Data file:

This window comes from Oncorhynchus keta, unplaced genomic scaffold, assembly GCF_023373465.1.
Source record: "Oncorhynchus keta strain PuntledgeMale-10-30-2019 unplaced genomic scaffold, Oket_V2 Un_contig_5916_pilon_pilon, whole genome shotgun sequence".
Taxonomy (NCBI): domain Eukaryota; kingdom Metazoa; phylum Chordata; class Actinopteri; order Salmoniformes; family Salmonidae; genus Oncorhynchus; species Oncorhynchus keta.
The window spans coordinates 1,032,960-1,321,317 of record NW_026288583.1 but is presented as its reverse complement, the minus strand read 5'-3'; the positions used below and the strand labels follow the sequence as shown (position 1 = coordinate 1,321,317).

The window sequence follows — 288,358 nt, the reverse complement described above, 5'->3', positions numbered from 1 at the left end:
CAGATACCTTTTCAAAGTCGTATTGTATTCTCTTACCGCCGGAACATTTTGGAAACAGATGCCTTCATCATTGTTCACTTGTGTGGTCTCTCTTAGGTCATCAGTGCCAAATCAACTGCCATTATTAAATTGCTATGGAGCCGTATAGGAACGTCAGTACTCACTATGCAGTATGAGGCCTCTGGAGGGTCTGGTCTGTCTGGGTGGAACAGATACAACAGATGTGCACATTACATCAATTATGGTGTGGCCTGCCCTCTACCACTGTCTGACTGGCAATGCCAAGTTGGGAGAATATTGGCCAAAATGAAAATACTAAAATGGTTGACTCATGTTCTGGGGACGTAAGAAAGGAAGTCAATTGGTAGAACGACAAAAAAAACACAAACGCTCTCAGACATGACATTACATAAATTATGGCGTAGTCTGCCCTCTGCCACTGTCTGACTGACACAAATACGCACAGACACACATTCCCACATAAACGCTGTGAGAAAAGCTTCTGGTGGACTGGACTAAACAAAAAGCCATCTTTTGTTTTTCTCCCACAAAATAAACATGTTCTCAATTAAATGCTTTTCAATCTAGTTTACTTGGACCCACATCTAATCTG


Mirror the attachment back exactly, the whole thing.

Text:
This window comes from Oncorhynchus keta, unplaced genomic scaffold, assembly GCF_023373465.1.
Source record: "Oncorhynchus keta strain PuntledgeMale-10-30-2019 unplaced genomic scaffold, Oket_V2 Un_contig_5916_pilon_pilon, whole genome shotgun sequence".
Taxonomy (NCBI): domain Eukaryota; kingdom Metazoa; phylum Chordata; class Actinopteri; order Salmoniformes; family Salmonidae; genus Oncorhynchus; species Oncorhynchus keta.
The window spans coordinates 1,032,960-1,321,317 of record NW_026288583.1 but is presented as its reverse complement, the minus strand read 5'-3'; the positions used below and the strand labels follow the sequence as shown (position 1 = coordinate 1,321,317).

The window sequence follows — 288,358 nt, the reverse complement described above, 5'->3', positions numbered from 1 at the left end:
CAGATACCTTTTCAAAGTCGTATTGTATTCTCTTACCGCCGGAACATTTTGGAAACAGATGCCTTCATCATTGTTCACTTGTGTGGTCTCTCTTAGGTCATCAGTGCCAAATCAACTGCCATTATTAAATTGCTATGGAGCCGTATAGGAACGTCAGTACTCACTATGCAGTATGAGGCCTCTGGAGGGTCTGGTCTGTCTGGGTGGAACAGATACAACAGATGTGCACATTACATCAATTATGGTGTGGCCTGCCCTCTACCACTGTCTGACTGGCAATGCCAAGTTGGGAGAATATTGGCCAAAATGAAAATACTAAAATGGTTGACTCATGTTCTGGGGACGTAAGAAAGGAAGTCAATTGGTAGAACGACAAAAAAAACACAAACGCTCTCAGACATGACATTACATAAATTATGGCGTAGTCTGCCCTCTGCCACTGTCTGACTGACACAAATACGCACAGACACACATTCCCACATAAACGCTGTGAGAAAAGCTTCTGGTGGACTGGACTAAACAAAAAGCCATCTTTTGTTTTTCTCCCACAAAATAAACATGTTCTCAATTAAATGCTTTTCAATCTAGTTTACTTGGACCCACATCTAATCTG